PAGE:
• Say what you want but if the Rays don’t move to Charlotte, NC, they stay in St Pete and develop the Trop into a mall park similar to Atlanta’s strategy (as well as Anaheim’s & Arlington’s future plans). While I know we are last in attendance (mostly because Sternberg couldn’t market himself out of bag), we are the 11th largest media market in the US. MLB has done their best to sabotage St Pete from the very beginning of this franchise. As a lifetime resident the most onerous mistake was not putting Tampa Bay into the National League considering the Spring Training history of the Cardinals (50 years), Mets (25 yrs), Reds (27 yrs) and Pirates (47 yrs). The far more important issue to resolve, rather than shift the deck chairs on the Titantic (re: stadiums & franchises), is the perception that baseball is a slow and boring game with expensive ticket prices that prohibit a middle income family from attending more than a couple of games a season (pls don’t tell me that we have cheap tix because if you want to sit anywhere in the lower bowl it’ll set you back at least $35 – $75+ per for 90% of those avail seats. Yes, the top deck might be only $10 but there’s no concessions up there so it takes a patron about 20 min to make the round trip down to the concourse to buy drinks, food, etc. There’s better seating values for the Dodgers, Angels, White Sox, Cards etc than the Rays). But putting fans in the seats isn’t really a top priority for MLB. Remember that this is the League that actually raised ticket prices during the Great Depression and had their head handed to them by the NFL. MLB’s short sighted policies and greed will soon kill the chicken that laid their golden eggs. It won’t really matter if baseball expands or moves to Montreal, San Antonio, Las Vegas, Portland, Charlotte, et al because the only winner will be MLB. Never bet against the house… so hold onto your wallet.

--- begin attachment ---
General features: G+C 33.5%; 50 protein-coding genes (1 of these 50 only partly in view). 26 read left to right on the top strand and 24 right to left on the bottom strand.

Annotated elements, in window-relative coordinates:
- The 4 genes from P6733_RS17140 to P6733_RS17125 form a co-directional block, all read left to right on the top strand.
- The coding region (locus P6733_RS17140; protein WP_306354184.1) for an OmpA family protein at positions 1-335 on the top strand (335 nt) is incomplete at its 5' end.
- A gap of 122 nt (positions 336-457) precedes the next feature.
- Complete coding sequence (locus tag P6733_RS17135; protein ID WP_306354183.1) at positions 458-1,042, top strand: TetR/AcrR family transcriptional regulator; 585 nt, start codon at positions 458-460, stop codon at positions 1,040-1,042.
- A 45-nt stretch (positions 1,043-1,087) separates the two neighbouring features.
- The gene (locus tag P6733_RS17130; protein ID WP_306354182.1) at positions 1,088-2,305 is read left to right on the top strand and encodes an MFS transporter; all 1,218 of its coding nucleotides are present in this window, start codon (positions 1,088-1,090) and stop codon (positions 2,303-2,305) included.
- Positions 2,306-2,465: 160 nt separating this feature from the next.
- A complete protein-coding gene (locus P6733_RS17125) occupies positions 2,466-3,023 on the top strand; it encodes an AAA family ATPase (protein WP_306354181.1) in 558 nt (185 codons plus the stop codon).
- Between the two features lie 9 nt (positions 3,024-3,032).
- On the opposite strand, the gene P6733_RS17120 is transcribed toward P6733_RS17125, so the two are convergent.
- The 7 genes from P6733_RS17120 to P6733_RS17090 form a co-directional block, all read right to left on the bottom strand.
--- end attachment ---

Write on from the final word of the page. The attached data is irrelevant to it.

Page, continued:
2. One of the Montreal investor just wrote a check of $100M to the governments for his income tax in 2016 after closing a deal ($4.4B USD by selling Playtika). That’s a very good starting point t bring back MLB in Montreal and build a stadium.

    And the preferred stadium funding approach is this one from Dominic Therrien.

    Stay Tuned, Goose Village site is almost ready with the REM Bridge-Wellington station!

    • I’m not really sure that just because Garber has to pay $100m in income taxes that he’d voluntarily pay another $100m toward a stadium. Not that $100m would get you that far.

      The Thierren proposal is, um, interesting, to say the least: Have the Quebec government do a sort of Canadian EB-5 program by selling immigration status to 1,860 foreigners who are willing to put up $275,000 apiece. There are a huge number of red flags here — can they find enough people eager to take this deal, would it let them cut in line ahead of regular applicants, if you’re going to start selling immigrant visas shouldn’t you consider using the proceeds for something other than a private baseball stadium — but I guess it’s better than just Montreal general funds, maybe? Or at least more confusing to the public.